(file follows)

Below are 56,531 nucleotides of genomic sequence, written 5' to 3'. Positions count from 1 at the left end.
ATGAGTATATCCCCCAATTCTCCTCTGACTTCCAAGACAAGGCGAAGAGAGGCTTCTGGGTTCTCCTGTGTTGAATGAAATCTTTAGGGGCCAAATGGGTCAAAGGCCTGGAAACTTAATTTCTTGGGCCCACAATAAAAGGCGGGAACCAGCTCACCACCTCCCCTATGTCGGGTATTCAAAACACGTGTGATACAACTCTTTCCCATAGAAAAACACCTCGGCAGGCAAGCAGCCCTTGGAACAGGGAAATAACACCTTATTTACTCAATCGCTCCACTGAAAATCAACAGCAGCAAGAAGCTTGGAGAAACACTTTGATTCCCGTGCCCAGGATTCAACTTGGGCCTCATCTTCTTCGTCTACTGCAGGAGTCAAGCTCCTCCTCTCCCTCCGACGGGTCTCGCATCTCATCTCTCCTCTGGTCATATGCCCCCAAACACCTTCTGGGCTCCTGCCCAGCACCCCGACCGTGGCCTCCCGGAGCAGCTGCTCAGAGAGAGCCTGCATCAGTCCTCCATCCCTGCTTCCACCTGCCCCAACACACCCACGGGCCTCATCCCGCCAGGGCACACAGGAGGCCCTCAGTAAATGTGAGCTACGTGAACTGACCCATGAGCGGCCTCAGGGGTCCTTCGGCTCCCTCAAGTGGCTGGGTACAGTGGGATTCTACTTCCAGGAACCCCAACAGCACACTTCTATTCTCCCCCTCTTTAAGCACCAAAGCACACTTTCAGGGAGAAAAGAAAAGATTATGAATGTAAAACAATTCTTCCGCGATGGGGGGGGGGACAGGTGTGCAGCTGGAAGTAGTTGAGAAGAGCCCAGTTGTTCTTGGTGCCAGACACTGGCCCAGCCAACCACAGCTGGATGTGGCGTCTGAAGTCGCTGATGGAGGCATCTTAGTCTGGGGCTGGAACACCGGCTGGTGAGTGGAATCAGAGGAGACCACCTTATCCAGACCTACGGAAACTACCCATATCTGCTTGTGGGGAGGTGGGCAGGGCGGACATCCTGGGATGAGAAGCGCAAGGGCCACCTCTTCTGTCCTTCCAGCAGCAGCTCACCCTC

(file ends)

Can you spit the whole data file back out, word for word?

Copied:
Below are 56,531 nucleotides of genomic sequence, written 5' to 3'. Positions count from 1 at the left end.
ATGAGTATATCCCCCAATTCTCCTCTGACTTCCAAGACAAGGCGAAGAGAGGCTTCTGGGTTCTCCTGTGTTGAATGAAATCTTTAGGGGCCAAATGGGTCAAAGGCCTGGAAACTTAATTTCTTGGGCCCACAATAAAAGGCGGGAACCAGCTCACCACCTCCCCTATGTCGGGTATTCAAAACACGTGTGATACAACTCTTTCCCATAGAAAAACACCTCGGCAGGCAAGCAGCCCTTGGAACAGGGAAATAACACCTTATTTACTCAATCGCTCCACTGAAAATCAACAGCAGCAAGAAGCTTGGAGAAACACTTTGATTCCCGTGCCCAGGATTCAACTTGGGCCTCATCTTCTTCGTCTACTGCAGGAGTCAAGCTCCTCCTCTCCCTCCGACGGGTCTCGCATCTCATCTCTCCTCTGGTCATATGCCCCCAAACACCTTCTGGGCTCCTGCCCAGCACCCCGACCGTGGCCTCCCGGAGCAGCTGCTCAGAGAGAGCCTGCATCAGTCCTCCATCCCTGCTTCCACCTGCCCCAACACACCCACGGGCCTCATCCCGCCAGGGCACACAGGAGGCCCTCAGTAAATGTGAGCTACGTGAACTGACCCATGAGCGGCCTCAGGGGTCCTTCGGCTCCCTCAAGTGGCTGGGTACAGTGGGATTCTACTTCCAGGAACCCCAACAGCACACTTCTATTCTCCCCCTCTTTAAGCACCAAAGCACACTTTCAGGGAGAAAAGAAAAGATTATGAATGTAAAACAATTCTTCCGCGATGGGGGGGGGGACAGGTGTGCAGCTGGAAGTAGTTGAGAAGAGCCCAGTTGTTCTTGGTGCCAGACACTGGCCCAGCCAACCACAGCTGGATGTGGCGTCTGAAGTCGCTGATGGAGGCATCTTAGTCTGGGGCTGGAACACCGGCTGGTGAGTGGAATCAGAGGAGACCACCTTATCCAGACCTACGGAAACTACCCATATCTGCTTGTGGGGAGGTGGGCAGGGCGGACATCCTGGGATGAGAAGCGCAAGGGCCACCTCTTCTGTCCTTCCAGCAGCAGCTCACCCTC